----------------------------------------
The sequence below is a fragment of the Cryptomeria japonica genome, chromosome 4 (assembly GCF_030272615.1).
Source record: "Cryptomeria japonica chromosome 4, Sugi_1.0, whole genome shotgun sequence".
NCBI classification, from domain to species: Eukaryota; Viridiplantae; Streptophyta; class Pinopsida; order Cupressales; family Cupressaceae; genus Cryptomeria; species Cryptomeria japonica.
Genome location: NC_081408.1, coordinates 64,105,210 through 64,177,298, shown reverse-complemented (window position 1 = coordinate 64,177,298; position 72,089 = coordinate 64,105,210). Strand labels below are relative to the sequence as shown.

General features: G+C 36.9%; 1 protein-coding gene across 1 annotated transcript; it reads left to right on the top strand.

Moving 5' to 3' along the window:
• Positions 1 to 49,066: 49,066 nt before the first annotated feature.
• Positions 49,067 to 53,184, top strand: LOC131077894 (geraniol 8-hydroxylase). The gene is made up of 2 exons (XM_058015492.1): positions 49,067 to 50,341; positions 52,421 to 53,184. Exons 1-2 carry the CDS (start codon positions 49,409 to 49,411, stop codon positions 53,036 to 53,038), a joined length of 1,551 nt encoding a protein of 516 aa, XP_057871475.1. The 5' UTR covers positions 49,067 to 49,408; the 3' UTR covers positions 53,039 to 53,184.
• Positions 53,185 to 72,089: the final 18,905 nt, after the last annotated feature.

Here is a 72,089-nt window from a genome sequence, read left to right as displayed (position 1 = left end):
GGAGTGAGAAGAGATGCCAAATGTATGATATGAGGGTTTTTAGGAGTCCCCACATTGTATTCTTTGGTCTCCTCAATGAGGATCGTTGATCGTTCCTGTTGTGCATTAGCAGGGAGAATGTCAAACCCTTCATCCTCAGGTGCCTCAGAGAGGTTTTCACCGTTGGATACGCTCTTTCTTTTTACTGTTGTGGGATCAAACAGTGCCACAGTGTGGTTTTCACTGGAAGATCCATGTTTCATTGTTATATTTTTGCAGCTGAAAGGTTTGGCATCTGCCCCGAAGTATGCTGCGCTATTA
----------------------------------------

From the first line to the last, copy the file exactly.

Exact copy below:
The sequence below is a fragment of the Cryptomeria japonica genome, chromosome 4 (assembly GCF_030272615.1).
Source record: "Cryptomeria japonica chromosome 4, Sugi_1.0, whole genome shotgun sequence".
NCBI classification, from domain to species: Eukaryota; Viridiplantae; Streptophyta; class Pinopsida; order Cupressales; family Cupressaceae; genus Cryptomeria; species Cryptomeria japonica.
Genome location: NC_081408.1, coordinates 64,105,210 through 64,177,298, shown reverse-complemented (window position 1 = coordinate 64,177,298; position 72,089 = coordinate 64,105,210). Strand labels below are relative to the sequence as shown.

General features: G+C 36.9%; 1 protein-coding gene across 1 annotated transcript; it reads left to right on the top strand.

Moving 5' to 3' along the window:
• Positions 1 to 49,066: 49,066 nt before the first annotated feature.
• Positions 49,067 to 53,184, top strand: LOC131077894 (geraniol 8-hydroxylase). The gene is made up of 2 exons (XM_058015492.1): positions 49,067 to 50,341; positions 52,421 to 53,184. Exons 1-2 carry the CDS (start codon positions 49,409 to 49,411, stop codon positions 53,036 to 53,038), a joined length of 1,551 nt encoding a protein of 516 aa, XP_057871475.1. The 5' UTR covers positions 49,067 to 49,408; the 3' UTR covers positions 53,039 to 53,184.
• Positions 53,185 to 72,089: the final 18,905 nt, after the last annotated feature.

Here is a 72,089-nt window from a genome sequence, read left to right as displayed (position 1 = left end):
GGAGTGAGAAGAGATGCCAAATGTATGATATGAGGGTTTTTAGGAGTCCCCACATTGTATTCTTTGGTCTCCTCAATGAGGATCGTTGATCGTTCCTGTTGTGCATTAGCAGGGAGAATGTCAAACCCTTCATCCTCAGGTGCCTCAGAGAGGTTTTCACCGTTGGATACGCTCTTTCTTTTTACTGTTGTGGGATCAAACAGTGCCACAGTGTGGTTTTCACTGGAAGATCCATGTTTCATTGTTATATTTTTGCAGCTGAAAGGTTTGGCATCTGCCCCGAAGTATGCTGCGCTATTA